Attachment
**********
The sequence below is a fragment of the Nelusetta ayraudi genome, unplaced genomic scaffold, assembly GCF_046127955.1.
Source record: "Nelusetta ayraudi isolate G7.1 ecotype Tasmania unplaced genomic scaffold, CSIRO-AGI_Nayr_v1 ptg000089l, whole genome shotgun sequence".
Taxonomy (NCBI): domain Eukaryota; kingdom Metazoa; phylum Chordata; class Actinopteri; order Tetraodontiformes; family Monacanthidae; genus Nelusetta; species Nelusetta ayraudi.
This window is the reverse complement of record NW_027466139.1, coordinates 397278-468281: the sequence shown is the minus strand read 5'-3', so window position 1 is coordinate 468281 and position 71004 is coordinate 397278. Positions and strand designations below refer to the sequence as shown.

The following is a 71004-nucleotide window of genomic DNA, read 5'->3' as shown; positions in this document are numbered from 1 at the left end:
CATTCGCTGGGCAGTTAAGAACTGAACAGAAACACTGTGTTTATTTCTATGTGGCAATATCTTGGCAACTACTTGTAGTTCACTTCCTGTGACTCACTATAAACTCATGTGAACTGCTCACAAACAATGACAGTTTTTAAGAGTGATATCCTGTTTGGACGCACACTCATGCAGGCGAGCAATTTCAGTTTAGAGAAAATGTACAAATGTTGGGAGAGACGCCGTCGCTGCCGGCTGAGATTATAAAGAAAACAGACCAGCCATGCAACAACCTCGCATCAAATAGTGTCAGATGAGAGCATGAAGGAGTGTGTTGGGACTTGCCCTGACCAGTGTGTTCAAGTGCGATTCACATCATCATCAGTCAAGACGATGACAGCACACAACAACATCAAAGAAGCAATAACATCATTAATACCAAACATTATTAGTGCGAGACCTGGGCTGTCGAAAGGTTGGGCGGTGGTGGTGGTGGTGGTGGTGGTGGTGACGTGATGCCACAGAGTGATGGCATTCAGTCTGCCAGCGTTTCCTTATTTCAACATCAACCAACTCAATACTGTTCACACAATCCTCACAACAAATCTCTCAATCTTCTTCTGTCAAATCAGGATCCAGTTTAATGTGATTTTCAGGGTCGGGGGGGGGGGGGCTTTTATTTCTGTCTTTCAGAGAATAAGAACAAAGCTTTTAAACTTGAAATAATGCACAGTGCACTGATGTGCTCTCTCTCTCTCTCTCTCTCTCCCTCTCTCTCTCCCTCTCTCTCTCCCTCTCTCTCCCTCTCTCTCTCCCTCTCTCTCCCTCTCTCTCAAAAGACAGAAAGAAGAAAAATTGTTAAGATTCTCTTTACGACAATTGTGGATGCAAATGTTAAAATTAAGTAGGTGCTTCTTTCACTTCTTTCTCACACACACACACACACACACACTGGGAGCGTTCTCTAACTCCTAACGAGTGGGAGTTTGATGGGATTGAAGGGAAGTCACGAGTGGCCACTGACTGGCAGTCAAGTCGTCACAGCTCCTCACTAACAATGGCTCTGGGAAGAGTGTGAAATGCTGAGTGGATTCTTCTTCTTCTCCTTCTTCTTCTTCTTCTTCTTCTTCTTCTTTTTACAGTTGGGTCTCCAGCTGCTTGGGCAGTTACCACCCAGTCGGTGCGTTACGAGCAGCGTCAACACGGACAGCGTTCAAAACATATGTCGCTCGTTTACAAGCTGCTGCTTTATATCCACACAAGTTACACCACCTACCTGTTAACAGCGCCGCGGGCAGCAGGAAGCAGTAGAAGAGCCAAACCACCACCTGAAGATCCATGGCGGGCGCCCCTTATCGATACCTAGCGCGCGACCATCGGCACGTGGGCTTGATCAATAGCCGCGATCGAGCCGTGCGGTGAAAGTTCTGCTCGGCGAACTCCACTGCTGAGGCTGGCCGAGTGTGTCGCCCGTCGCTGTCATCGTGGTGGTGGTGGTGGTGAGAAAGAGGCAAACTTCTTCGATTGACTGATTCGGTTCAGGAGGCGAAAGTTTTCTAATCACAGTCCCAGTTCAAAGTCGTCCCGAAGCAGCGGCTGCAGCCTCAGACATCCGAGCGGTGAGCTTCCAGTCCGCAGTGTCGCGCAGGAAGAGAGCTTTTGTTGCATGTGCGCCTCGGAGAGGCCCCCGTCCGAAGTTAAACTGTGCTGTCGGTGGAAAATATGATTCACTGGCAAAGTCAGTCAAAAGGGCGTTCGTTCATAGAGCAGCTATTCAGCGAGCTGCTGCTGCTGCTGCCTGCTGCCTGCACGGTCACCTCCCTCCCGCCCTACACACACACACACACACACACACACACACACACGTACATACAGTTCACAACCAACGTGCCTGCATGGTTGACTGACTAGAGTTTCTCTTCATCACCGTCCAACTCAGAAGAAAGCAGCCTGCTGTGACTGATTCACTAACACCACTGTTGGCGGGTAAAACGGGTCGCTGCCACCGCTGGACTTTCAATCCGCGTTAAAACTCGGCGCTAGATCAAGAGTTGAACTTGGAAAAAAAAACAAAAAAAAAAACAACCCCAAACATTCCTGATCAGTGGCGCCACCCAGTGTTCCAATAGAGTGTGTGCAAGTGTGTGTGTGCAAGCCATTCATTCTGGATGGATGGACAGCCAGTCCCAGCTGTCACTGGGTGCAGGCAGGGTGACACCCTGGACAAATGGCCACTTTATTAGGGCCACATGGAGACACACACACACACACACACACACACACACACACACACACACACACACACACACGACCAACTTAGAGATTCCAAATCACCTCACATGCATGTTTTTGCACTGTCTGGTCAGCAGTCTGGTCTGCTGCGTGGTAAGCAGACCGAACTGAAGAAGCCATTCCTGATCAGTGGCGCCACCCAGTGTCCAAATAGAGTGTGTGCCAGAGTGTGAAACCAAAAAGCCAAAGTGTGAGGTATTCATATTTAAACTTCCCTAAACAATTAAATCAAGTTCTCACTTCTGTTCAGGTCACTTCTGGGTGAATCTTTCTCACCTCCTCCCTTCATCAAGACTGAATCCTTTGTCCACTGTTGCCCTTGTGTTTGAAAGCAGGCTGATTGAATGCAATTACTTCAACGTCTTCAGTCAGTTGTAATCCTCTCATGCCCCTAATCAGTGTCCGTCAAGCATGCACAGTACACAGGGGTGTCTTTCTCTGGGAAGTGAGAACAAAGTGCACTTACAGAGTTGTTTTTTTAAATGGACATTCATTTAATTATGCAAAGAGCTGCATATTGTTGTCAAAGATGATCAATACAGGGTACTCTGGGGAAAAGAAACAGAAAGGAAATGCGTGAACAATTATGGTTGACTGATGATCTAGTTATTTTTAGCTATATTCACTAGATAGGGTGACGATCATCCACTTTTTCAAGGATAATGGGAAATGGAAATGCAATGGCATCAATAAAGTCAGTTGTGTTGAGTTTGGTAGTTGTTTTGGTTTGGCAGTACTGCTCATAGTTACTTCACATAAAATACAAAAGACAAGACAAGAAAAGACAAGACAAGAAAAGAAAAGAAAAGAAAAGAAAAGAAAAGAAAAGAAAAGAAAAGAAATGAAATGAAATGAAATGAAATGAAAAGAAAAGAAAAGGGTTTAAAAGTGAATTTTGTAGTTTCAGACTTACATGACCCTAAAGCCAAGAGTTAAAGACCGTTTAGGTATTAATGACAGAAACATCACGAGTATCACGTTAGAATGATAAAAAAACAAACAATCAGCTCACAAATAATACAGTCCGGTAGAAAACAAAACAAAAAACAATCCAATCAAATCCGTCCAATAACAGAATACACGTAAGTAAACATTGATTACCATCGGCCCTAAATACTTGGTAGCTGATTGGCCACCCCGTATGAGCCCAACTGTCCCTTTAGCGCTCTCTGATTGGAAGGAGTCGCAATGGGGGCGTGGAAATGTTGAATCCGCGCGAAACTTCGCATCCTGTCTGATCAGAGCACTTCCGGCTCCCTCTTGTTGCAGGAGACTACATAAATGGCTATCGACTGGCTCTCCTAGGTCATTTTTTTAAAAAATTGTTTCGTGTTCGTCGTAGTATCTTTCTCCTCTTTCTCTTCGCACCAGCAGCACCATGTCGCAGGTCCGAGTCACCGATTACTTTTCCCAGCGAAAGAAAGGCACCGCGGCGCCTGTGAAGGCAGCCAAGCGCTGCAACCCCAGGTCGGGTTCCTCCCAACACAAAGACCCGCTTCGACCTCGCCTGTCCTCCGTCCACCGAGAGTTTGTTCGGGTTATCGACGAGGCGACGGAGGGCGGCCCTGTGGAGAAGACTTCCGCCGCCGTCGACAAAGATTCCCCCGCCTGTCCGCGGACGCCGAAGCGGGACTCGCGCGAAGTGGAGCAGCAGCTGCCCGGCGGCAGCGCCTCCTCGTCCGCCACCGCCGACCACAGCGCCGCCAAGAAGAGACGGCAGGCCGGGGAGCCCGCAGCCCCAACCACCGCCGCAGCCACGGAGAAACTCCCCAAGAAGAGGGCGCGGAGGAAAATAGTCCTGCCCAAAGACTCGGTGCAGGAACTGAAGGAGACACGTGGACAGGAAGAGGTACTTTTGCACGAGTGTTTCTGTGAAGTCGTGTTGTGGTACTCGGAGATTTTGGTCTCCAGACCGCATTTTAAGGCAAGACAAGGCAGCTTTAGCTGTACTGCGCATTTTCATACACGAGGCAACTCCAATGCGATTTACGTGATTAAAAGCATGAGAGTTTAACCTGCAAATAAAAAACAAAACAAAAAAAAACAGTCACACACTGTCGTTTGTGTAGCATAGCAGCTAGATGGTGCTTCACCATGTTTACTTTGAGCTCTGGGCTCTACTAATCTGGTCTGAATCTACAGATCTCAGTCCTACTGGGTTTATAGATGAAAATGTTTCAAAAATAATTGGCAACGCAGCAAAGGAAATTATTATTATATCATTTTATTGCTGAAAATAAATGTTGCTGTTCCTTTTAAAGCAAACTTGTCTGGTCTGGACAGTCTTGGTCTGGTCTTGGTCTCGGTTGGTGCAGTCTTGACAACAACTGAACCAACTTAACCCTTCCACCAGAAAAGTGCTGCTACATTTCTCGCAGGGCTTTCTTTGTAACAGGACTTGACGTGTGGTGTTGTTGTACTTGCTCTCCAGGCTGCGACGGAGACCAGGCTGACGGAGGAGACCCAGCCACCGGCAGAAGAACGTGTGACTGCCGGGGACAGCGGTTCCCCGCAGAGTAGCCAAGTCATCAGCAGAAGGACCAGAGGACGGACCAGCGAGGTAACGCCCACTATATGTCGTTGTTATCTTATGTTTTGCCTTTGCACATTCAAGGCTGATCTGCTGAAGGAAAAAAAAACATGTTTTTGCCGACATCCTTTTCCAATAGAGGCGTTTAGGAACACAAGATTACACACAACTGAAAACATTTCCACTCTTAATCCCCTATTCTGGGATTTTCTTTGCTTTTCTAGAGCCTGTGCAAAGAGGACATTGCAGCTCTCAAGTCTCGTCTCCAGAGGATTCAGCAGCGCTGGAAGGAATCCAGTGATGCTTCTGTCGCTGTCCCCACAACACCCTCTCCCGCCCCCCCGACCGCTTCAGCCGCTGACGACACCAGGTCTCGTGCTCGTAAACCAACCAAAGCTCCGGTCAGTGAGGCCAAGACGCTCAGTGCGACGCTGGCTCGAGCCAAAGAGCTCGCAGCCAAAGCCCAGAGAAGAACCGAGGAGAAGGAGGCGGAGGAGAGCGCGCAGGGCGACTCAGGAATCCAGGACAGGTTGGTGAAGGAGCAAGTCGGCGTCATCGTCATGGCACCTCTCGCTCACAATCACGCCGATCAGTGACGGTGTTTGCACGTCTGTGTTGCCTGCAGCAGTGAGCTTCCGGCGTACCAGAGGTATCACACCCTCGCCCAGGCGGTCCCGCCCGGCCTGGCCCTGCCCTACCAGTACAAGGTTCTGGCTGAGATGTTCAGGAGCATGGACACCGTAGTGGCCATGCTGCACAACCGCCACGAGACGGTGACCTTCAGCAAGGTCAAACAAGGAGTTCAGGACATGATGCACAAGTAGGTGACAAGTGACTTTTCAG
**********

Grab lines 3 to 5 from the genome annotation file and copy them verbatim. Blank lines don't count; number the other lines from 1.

Taxonomy (NCBI): domain Eukaryota; kingdom Metazoa; phylum Chordata; class Actinopteri; order Tetraodontiformes; family Monacanthidae; genus Nelusetta; species Nelusetta ayraudi.
This window is the reverse complement of record NW_027466139.1, coordinates 397278-468281: the sequence shown is the minus strand read 5'-3', so window position 1 is coordinate 468281 and position 71004 is coordinate 397278. Positions and strand designations below refer to the sequence as shown.

The following is a 71004-nucleotide window of genomic DNA, read 5'->3' as shown; positions in this document are numbered from 1 at the left end: